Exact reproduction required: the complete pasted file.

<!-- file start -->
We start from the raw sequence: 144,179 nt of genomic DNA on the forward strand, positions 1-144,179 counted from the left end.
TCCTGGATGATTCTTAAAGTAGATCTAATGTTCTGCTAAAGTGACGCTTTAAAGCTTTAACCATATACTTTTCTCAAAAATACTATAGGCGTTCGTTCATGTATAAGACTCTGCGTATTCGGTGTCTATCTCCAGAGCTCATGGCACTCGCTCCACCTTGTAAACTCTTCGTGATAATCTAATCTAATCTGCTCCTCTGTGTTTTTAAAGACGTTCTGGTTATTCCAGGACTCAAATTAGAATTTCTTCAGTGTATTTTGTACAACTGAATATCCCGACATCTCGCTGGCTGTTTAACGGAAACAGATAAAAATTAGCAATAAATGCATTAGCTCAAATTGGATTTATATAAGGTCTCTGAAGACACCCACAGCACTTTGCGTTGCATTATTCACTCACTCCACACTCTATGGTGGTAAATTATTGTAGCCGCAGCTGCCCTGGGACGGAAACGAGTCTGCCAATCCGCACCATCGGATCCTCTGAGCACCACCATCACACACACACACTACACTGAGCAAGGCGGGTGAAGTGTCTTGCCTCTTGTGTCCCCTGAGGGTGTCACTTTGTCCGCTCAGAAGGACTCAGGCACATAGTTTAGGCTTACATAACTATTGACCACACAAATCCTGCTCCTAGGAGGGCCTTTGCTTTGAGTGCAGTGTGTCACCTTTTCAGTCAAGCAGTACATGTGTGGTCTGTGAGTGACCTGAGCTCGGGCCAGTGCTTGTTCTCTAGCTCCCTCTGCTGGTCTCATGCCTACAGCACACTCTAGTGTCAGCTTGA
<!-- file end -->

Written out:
We start from the raw sequence: 144,179 nt of genomic DNA on the forward strand, positions 1-144,179 counted from the left end.
TCCTGGATGATTCTTAAAGTAGATCTAATGTTCTGCTAAAGTGACGCTTTAAAGCTTTAACCATATACTTTTCTCAAAAATACTATAGGCGTTCGTTCATGTATAAGACTCTGCGTATTCGGTGTCTATCTCCAGAGCTCATGGCACTCGCTCCACCTTGTAAACTCTTCGTGATAATCTAATCTAATCTGCTCCTCTGTGTTTTTAAAGACGTTCTGGTTATTCCAGGACTCAAATTAGAATTTCTTCAGTGTATTTTGTACAACTGAATATCCCGACATCTCGCTGGCTGTTTAACGGAAACAGATAAAAATTAGCAATAAATGCATTAGCTCAAATTGGATTTATATAAGGTCTCTGAAGACACCCACAGCACTTTGCGTTGCATTATTCACTCACTCCACACTCTATGGTGGTAAATTATTGTAGCCGCAGCTGCCCTGGGACGGAAACGAGTCTGCCAATCCGCACCATCGGATCCTCTGAGCACCACCATCACACACACACACTACACTGAGCAAGGCGGGTGAAGTGTCTTGCCTCTTGTGTCCCCTGAGGGTGTCACTTTGTCCGCTCAGAAGGACTCAGGCACATAGTTTAGGCTTACATAACTATTGACCACACAAATCCTGCTCCTAGGAGGGCCTTTGCTTTGAGTGCAGTGTGTCACCTTTTCAGTCAAGCAGTACATGTGTGGTCTGTGAGTGACCTGAGCTCGGGCCAGTGCTTGTTCTCTAGCTCCCTCTGCTGGTCTCATGCCTACAGCACACTCTAGTGTCAGCTTGA